Madam, Will You Talk? - Mary Stewart
Very mild spoilers ahead.

This was my first experience of Mary Stewart. I gather she was a bit of a phenomenon in the 1970s, but the idea of romantic suspense must not have appealed to me at that time. The incentive to read this particular novel was an extended buddy read and the fact that the novel is set in the south of France, where I’ll be spending a couple of weeks in March this year.

The novel was first published in 1955 and it shows. It has a dated quality with more references to smoking than I would have thought possible to include in a 360 page paperback. However, it’s not just the smoking that screams 1950s. The drinks the characters consume, the cars they drive, the way in which the cars are driven and the makeup and the nylon (yes, nylon!) nightie worn by the heroine are also a giveaway. Not that this is a bad thing. As others among my buddy read companions have noted, the novel calls to mind a 1950s film: glamorous characters driving fast cars while engaging in a spot of intrigue in a beautiful location.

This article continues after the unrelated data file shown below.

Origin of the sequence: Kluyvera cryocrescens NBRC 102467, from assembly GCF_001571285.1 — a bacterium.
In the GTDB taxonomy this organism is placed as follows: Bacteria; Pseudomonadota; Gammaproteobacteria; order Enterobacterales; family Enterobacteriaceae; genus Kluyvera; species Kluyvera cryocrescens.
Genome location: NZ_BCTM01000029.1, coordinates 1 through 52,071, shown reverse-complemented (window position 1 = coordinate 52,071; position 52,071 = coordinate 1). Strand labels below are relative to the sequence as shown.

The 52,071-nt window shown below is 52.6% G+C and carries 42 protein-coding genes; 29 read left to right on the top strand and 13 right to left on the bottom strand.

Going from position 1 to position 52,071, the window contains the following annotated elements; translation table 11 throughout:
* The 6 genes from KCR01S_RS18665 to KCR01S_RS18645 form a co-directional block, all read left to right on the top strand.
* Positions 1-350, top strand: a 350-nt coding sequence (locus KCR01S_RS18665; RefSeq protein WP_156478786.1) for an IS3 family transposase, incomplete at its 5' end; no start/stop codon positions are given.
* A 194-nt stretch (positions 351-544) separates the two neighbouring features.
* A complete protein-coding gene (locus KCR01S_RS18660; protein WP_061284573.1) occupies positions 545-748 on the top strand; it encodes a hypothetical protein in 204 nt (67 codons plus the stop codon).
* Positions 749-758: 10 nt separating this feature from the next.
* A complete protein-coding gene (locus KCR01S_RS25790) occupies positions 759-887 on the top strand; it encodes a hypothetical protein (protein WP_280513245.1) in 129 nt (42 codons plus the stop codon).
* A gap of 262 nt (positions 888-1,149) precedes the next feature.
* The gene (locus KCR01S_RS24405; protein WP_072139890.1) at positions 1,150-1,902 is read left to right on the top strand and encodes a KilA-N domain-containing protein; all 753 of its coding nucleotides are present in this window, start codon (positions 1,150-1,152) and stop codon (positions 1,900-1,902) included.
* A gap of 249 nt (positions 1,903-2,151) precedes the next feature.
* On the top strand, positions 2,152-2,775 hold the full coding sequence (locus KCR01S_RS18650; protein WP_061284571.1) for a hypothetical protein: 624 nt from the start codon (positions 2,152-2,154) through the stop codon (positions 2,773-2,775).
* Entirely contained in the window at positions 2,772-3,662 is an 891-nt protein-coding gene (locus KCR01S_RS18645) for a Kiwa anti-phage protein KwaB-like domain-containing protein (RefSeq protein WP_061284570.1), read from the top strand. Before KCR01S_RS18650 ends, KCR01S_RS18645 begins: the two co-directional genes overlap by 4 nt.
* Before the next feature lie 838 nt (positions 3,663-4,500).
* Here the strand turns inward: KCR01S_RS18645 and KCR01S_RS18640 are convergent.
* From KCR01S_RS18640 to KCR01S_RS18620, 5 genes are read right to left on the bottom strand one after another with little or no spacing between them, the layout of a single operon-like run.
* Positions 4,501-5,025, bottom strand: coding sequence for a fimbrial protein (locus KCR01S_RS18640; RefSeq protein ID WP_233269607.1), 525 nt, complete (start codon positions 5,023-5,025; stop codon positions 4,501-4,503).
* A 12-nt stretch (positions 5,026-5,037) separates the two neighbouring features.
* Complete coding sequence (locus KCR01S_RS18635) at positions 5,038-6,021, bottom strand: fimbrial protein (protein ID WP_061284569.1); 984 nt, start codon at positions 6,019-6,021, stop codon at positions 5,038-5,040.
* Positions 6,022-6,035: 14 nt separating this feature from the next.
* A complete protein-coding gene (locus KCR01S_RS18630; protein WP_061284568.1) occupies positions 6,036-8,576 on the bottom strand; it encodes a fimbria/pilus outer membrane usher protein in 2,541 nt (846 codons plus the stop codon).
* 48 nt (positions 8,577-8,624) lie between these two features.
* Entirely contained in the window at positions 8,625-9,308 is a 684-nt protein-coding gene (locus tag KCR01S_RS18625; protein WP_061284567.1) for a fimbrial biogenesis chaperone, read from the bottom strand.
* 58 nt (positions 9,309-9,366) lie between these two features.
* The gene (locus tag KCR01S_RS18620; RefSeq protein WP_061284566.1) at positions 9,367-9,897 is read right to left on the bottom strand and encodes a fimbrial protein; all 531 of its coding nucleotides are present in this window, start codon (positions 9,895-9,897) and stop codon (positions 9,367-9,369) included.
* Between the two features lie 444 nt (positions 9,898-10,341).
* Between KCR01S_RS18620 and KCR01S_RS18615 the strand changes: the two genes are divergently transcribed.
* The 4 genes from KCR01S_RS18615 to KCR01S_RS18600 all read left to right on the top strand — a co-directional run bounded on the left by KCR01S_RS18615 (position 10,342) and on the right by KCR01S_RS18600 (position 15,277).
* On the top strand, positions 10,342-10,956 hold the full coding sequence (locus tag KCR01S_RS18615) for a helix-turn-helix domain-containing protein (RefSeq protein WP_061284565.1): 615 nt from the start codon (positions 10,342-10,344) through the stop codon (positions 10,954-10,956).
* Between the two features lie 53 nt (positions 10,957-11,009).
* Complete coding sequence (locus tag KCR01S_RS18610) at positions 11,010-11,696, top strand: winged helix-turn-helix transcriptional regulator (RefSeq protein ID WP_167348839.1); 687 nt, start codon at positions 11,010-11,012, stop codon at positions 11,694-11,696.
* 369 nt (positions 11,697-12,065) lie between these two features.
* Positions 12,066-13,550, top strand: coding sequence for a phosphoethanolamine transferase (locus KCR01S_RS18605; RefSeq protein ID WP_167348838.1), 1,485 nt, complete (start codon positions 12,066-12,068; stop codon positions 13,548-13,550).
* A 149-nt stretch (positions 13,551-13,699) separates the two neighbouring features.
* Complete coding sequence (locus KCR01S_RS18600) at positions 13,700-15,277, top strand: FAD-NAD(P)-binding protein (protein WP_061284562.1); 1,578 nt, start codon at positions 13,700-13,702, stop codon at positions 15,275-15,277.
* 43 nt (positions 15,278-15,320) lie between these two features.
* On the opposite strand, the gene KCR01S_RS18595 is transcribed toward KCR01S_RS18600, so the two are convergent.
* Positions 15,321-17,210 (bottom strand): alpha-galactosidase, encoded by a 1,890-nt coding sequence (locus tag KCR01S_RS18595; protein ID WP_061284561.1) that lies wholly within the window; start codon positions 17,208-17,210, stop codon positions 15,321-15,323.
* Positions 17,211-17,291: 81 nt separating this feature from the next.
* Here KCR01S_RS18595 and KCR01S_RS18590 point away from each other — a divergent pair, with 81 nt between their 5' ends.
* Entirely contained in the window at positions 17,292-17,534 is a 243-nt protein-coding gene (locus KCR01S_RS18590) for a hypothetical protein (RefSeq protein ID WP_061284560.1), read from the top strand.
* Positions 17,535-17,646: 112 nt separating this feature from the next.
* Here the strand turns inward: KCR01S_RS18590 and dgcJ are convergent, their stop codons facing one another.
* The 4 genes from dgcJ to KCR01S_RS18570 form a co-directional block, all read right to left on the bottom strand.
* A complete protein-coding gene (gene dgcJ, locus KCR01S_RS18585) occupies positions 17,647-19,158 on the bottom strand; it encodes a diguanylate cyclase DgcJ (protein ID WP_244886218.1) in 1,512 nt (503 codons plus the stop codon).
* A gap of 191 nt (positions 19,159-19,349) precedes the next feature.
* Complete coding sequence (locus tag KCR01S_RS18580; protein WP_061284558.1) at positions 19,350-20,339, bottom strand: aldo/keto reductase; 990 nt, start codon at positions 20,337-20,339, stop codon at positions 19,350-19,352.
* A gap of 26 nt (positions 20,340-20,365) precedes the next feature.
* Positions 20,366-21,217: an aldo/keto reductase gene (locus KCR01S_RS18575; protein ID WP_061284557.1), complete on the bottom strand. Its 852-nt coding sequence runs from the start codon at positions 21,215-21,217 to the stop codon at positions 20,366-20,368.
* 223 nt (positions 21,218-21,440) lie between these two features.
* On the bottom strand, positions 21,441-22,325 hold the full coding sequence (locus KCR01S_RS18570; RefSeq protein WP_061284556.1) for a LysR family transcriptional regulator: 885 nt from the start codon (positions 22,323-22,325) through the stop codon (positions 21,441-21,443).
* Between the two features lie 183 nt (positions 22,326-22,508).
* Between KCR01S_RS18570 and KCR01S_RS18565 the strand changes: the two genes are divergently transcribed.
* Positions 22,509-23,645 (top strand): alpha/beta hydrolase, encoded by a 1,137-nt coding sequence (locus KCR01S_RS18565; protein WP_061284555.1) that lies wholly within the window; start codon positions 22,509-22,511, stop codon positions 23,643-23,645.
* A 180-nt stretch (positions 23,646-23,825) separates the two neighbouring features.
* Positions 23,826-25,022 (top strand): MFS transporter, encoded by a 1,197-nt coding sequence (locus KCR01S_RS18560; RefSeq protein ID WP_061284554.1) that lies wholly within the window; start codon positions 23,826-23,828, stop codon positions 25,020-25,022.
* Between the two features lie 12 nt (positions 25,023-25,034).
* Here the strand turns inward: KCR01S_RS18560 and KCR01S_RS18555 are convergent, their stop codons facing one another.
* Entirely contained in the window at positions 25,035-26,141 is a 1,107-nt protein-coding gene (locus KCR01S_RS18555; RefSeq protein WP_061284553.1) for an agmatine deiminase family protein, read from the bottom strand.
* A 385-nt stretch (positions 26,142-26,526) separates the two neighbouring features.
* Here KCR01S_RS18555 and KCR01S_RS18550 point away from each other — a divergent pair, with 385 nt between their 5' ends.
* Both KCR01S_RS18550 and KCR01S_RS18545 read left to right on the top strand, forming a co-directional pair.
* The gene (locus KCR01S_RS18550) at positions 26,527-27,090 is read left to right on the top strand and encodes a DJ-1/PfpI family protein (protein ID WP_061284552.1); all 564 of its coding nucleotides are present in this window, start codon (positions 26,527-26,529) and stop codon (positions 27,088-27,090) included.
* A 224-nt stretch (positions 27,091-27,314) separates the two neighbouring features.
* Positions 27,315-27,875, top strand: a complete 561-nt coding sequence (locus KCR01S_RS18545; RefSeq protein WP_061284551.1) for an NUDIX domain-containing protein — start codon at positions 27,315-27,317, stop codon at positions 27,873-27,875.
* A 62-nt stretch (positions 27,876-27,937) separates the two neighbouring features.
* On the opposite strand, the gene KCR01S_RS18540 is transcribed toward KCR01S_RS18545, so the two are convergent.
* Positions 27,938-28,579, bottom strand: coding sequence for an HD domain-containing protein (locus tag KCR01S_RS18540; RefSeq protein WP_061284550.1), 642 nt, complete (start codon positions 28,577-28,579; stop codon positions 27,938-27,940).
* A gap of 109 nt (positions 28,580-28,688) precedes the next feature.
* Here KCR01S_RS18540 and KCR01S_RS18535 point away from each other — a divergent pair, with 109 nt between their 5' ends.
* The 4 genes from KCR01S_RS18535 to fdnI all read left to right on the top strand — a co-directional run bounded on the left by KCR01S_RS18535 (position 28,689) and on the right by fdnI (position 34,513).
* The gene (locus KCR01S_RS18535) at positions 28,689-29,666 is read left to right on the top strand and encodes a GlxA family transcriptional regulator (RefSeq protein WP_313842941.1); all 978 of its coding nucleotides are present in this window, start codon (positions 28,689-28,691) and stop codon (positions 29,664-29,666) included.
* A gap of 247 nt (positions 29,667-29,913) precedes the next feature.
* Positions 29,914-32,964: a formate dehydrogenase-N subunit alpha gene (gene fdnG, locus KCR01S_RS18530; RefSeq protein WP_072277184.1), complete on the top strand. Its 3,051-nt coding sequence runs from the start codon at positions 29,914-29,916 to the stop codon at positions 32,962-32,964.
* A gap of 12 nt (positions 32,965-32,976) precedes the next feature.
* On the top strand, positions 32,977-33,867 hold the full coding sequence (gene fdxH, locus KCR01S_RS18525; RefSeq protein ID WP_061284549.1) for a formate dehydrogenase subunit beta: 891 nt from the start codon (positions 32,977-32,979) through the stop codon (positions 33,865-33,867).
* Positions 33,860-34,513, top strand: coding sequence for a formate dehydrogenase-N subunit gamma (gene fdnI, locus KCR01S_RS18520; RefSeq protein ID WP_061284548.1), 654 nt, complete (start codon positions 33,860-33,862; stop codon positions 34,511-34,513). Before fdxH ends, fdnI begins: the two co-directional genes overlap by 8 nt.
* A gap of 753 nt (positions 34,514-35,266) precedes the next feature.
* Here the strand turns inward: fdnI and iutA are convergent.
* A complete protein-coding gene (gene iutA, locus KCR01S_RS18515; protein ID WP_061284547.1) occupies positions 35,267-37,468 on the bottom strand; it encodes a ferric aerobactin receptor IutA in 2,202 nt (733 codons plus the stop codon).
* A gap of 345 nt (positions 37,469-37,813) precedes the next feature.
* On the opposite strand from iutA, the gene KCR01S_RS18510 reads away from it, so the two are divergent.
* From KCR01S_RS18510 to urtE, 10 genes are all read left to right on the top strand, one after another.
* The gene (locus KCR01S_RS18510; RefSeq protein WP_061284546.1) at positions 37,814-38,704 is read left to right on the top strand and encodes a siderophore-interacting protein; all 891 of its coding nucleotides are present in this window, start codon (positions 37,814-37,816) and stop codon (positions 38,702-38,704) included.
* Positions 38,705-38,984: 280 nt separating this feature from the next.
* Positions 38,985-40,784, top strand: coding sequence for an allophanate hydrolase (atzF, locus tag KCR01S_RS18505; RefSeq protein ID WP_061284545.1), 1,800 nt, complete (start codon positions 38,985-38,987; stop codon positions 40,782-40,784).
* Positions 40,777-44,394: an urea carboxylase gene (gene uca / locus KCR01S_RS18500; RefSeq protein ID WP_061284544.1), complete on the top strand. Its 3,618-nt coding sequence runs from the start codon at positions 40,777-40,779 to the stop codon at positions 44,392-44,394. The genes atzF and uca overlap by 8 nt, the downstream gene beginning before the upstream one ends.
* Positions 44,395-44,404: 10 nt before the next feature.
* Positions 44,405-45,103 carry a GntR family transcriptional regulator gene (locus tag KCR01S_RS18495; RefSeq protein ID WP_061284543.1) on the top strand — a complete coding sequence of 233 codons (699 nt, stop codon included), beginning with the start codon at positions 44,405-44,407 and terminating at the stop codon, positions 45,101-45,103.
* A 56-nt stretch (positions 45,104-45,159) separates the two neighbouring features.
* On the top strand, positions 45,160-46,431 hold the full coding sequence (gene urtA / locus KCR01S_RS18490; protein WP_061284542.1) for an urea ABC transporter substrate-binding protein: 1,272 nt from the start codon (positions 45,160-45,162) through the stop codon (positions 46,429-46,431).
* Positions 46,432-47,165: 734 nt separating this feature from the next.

Mary Stewart could write great prose. I love her descriptions of Avignon, Nîmes, Arles, Les Baux and Marseille – she really makes the locations come to life. In addition, the characters are fun, albeit somewhat stereotypical. However, while it has its twists, the narrative is predictable, at least in broad outline. It is, for example, easy to pick the hero quite early in the piece. In relation to the hero, it occurred to me that Stewart may have been inspired by Georgette Heyer when she created him. He is the type Heyer described as Mark I: “the brusque, savage sort with a foul temper.” In time-honoured 1950s style, he and the heroine fall in love quite quickly. Plausible? Maybe not, but on the other hand, what was all that racing around for if not a prelude to courtship?

All in all, this was an enjoyable read. A long way from the best novel I’ve ever read, but great fun to share with Jemidar, Jeannette, Hannah, Misfit, Laura, Willowfaerie, Leslie, Kim, Joanne, Marg, SarahC and possibly others, most if not all of whom finished reading the book before I did. 3-1/2 stars.